"O Shariputra, form does not differ from emptiness, emptiness does not differ from form; that which is form is emptiness, that which is emptiness form." Whatever form arises is empty of its own being even though there it is. You may have a glass of water and, when the glass is full, you say, the glass is full. After you drink the water, the glass is empty. Actually, the glass is empty whether it is full or not. The glass gives form to the water. Water has no special shape. When it drops from the sky we call it a drop; and when it hits the earth, it falls in rivulets and pools and puddles; and rivers and streams flow to the ocean. When we drink it, its form takes shape within our bodies. It takes shapes within bottles and myriads of "containers." It is in everything, but it has no special shape; whatever form it encounters, it takes that shape. This is the secret of zazen. Even though we have the most confining form for zazen, our feelings come up, consciousness comes up, thoughts come up, perceptions come up. Whatever comes up, takes that shape. Our body takes that shape, our consciousness takes that shape. Our zazen is quite empty, quite open, just like water.

"The same is true of feelings, perceptions, formations, consciousness." You apply the same formula: feelings do not differ from emptiness, emptiness does not differ from feelings; that which is feeling is emptiness, and that which is emptiness is feelings. The same is true of mental formations and consciousness. In the sutra he first uses form as an example, but the others conform to the same formula. Consciousness does not differ from emptiness, emptiness does not differ from consciousness. Each one of the skandhas is explained in the same way, and each one of them is empty in its own being. Then the sutra goes on the talk about dharmas: "All dharmas are marked with emptiness." Not only are all skandhas marked with emptiness, but all dharmas are marked with emptiness. "Dharmas" means things or objects. Technically, dharmas means thought formations like greed, anger, and delusion or happiness; all the thoughts and feelings and emotions that are associated with the mind and feelings. But, in a wider sense, "dharmas" means "all things." This is with a small "d." Dharma with a capital "D" means "Buddhist teaching," the "truth" or "law." "Marks" means their characteristics. For example, the characteristic of fire is heat; so, the mark of fire is heat. The mark of water is wetness, and the mark of dharmas is emptiness. The true mark of all things is emptiness.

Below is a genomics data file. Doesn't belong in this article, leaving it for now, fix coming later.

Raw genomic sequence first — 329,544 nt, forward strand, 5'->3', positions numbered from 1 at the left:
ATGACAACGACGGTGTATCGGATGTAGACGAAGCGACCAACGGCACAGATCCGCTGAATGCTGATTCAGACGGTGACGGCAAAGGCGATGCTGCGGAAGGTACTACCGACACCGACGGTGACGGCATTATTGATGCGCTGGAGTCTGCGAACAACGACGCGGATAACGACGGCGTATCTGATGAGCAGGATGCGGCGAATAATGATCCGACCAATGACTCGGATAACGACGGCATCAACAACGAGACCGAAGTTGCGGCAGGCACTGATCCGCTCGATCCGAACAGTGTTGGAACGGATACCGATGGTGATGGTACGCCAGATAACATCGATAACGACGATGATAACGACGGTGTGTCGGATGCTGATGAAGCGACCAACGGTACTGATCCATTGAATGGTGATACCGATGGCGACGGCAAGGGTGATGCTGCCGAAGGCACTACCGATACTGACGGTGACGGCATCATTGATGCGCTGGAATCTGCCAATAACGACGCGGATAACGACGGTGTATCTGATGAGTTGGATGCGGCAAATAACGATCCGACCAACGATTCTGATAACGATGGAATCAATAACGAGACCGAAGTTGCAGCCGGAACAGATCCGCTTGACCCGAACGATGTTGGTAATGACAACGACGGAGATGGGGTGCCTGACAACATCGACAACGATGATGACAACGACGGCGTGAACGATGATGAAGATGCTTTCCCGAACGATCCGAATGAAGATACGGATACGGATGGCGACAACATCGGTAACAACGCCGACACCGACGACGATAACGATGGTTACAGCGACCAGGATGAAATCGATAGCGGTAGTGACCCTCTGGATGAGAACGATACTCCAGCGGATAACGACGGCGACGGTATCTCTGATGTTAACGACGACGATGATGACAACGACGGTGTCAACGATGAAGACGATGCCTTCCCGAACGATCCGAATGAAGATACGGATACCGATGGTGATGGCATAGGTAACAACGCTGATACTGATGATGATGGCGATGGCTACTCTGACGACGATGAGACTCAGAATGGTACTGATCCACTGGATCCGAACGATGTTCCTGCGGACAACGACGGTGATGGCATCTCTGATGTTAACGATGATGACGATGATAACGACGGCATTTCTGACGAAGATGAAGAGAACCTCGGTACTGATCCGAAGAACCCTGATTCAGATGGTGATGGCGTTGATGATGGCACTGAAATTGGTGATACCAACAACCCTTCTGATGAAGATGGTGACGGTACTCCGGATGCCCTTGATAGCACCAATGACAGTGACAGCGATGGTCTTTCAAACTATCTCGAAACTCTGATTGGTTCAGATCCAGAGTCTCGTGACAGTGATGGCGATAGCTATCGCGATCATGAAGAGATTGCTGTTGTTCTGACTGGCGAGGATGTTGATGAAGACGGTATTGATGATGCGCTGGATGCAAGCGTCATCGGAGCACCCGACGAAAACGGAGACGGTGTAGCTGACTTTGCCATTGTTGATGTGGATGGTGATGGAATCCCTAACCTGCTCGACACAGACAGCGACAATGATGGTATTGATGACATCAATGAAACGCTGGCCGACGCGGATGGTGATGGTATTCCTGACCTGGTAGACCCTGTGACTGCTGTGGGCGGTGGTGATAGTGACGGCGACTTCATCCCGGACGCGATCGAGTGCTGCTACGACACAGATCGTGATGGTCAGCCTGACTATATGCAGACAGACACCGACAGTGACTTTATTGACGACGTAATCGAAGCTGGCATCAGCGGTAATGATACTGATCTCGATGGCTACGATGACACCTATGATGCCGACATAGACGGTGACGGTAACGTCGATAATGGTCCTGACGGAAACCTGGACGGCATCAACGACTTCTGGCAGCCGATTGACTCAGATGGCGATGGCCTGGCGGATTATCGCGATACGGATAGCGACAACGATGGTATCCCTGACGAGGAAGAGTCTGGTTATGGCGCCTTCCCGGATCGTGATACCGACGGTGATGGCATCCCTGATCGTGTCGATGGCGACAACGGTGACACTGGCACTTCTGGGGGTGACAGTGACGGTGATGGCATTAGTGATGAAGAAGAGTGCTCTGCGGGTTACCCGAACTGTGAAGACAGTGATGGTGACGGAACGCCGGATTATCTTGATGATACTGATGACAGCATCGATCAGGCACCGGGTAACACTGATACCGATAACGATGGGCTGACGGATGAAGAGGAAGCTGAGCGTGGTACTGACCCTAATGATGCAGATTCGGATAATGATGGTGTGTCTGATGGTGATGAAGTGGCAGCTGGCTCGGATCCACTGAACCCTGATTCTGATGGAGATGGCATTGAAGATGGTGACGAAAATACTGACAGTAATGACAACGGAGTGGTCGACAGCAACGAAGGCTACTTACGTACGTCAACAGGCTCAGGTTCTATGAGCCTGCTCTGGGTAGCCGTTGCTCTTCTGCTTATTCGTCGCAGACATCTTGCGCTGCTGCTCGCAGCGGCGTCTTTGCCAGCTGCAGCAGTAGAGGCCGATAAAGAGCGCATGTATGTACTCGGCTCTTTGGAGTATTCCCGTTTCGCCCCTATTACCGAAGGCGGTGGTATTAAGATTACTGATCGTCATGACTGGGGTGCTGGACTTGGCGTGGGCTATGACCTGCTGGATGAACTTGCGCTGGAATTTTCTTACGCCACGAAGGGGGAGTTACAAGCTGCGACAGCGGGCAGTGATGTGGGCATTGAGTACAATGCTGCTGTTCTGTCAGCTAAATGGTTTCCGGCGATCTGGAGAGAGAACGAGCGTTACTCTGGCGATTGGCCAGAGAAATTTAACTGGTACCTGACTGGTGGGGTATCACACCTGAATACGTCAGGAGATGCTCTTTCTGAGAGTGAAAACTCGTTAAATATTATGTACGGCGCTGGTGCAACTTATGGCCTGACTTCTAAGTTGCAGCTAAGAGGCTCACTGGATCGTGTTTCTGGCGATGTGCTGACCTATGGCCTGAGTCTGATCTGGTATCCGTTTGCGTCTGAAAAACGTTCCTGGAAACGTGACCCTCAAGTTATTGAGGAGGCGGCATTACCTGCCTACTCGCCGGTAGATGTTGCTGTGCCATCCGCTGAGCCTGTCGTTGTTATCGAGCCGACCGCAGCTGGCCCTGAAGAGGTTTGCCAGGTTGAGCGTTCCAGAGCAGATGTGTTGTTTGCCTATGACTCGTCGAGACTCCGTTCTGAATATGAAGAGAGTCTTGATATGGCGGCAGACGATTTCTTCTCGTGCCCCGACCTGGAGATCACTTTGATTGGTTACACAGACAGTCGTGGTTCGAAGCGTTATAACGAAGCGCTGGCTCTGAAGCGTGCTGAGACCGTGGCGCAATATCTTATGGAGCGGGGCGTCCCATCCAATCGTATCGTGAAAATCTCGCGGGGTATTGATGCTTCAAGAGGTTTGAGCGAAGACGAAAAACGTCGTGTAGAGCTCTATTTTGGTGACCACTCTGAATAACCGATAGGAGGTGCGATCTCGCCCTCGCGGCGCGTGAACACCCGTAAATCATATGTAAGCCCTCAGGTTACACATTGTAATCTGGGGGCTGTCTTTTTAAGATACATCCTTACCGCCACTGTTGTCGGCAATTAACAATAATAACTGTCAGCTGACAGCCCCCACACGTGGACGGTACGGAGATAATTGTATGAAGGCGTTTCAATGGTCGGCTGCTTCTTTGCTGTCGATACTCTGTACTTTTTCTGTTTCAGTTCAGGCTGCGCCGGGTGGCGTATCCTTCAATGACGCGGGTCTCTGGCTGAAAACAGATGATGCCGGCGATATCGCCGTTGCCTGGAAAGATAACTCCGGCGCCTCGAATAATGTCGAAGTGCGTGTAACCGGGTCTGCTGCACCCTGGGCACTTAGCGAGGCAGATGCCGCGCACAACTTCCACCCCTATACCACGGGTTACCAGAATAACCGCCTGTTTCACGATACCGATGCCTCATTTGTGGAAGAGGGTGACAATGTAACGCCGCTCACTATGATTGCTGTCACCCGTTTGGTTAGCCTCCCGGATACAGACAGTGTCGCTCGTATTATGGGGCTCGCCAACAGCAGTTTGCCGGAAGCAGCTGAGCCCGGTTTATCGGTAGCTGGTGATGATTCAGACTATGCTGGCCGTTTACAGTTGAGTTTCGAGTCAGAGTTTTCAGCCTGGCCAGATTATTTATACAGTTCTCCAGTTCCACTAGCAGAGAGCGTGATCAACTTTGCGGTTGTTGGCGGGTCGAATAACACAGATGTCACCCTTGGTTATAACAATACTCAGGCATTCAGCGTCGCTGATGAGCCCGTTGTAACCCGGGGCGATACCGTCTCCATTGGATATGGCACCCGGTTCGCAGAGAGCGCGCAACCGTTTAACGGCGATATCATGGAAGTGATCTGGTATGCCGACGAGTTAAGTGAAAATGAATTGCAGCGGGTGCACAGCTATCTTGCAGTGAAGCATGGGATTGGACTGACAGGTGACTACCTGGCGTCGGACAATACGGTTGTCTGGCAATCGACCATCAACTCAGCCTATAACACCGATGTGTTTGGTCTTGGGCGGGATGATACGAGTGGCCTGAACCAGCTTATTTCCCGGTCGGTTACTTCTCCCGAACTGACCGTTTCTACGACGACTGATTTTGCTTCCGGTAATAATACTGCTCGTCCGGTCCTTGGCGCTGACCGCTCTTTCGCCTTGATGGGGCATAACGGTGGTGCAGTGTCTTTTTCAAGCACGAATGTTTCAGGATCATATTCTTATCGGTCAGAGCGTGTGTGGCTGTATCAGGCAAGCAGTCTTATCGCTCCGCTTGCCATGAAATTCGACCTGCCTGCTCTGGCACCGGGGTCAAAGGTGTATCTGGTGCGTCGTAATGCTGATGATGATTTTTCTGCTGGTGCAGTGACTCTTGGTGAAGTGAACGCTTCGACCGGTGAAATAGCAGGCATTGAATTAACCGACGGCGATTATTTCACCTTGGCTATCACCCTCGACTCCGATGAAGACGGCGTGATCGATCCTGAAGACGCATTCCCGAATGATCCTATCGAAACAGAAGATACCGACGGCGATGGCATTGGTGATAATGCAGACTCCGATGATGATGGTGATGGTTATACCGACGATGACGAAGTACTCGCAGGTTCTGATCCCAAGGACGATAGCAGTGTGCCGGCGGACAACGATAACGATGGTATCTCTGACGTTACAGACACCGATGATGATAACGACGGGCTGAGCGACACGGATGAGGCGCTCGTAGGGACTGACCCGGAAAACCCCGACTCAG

"All dharmas are marked with emptiness, they do not appear nor disappear, are not tainted nor pure, do not increase nor decrease." Although everything has an appearance, there is nothing that appears or disappears. Thatís the point. What appears and disappears is empty. With all dharmas, although they seem to appear and disappear, there is no real "thing" that appears and no real "thing" that disappears. If something could appear and disappear, it couldnít be real in that sense. So all things that appear are real, but their reality is their emptiness. If we understand that all dharmas and all skandhas are empty of their own being, then we can call them real in the sense of non-substantial. Substantiality is an aspect of non-substantiality; substantiality only exists within non-substantiality. Everything only exits because of its opposite. Everything is dependent on something else. Although things seem to appear and disappear, ultimately, nothing has appeared or disappeared because things donít come and go. We talk about waves in the water, "Oh that wave was a great roller and it smashed on the beach." But, actually, waves just go up and down. I think this is a scientific fact. Energy moves. When we see things on the surface, we say, "Oh this is moving and that is moving," but energy is moving, and even energy is empty of its own being.

Tainted and pureópeople are always looking for the form of purity. We look at garbage, and, then, when we look at food we say, "this is pure." It does have a certain kind of purity. When we look at garbage we say, "thatís impure," and, compared with what is pure, it is impure, but only by comparison. Ultimately, everything is garbage. Sorry to say so, but, as you know, everything is garbage and everything is pure. There is nothing that is not really pure, and there is nothing that is not really garbage because everything is decomposing and everything is coming to life and decomposing. Itís composing and decomposing at the same time.

We are always measuring in terms of more or less. But more or less arenít just comparative terms. We say a mouse is small and an elephant is big, but an ant is even smaller than a mouse. So, we can say a mouse is small and an elephant is big, but it is not necessarily so. It is just a comparative way of speaking about things because of our position. So we are always looking at things in terms of our position, and we are trying to figure everything out from the point of view of our position. The only way we can really know is to get off our position. It is very difficult to get off our position. As soon as we start to think, then the mind starts to discriminate and to discriminate is to separate and to "dualize." We are continually confronted with discriminating and dualizing our world. The duality is important, but we also have to be able to see the other side.

The sutra is talking from the other side, that is why it seems so strange.

© Copyright Sojun Mel Weitsman, 1998